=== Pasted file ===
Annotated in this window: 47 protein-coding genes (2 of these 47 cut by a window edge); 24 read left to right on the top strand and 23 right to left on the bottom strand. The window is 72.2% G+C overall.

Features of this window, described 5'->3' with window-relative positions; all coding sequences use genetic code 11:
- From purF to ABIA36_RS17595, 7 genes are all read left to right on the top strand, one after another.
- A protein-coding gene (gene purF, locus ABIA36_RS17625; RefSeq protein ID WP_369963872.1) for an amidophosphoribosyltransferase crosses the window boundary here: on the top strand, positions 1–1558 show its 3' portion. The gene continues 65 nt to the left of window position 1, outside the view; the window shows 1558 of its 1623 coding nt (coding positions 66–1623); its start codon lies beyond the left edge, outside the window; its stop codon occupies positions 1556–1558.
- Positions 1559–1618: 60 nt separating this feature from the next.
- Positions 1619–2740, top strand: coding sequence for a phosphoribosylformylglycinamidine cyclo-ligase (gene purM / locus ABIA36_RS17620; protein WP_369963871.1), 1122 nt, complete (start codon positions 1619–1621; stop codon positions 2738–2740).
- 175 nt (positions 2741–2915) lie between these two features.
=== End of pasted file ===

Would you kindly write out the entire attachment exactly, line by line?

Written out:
Annotated in this window: 47 protein-coding genes (2 of these 47 cut by a window edge); 24 read left to right on the top strand and 23 right to left on the bottom strand. The window is 72.2% G+C overall.

Features of this window, described 5'->3' with window-relative positions; all coding sequences use genetic code 11:
- From purF to ABIA36_RS17595, 7 genes are all read left to right on the top strand, one after another.
- A protein-coding gene (gene purF, locus ABIA36_RS17625; RefSeq protein ID WP_369963872.1) for an amidophosphoribosyltransferase crosses the window boundary here: on the top strand, positions 1–1558 show its 3' portion. The gene continues 65 nt to the left of window position 1, outside the view; the window shows 1558 of its 1623 coding nt (coding positions 66–1623); its start codon lies beyond the left edge, outside the window; its stop codon occupies positions 1556–1558.
- Positions 1559–1618: 60 nt separating this feature from the next.
- Positions 1619–2740, top strand: coding sequence for a phosphoribosylformylglycinamidine cyclo-ligase (gene purM / locus ABIA36_RS17620; protein WP_369963871.1), 1122 nt, complete (start codon positions 1619–1621; stop codon positions 2738–2740).
- 175 nt (positions 2741–2915) lie between these two features.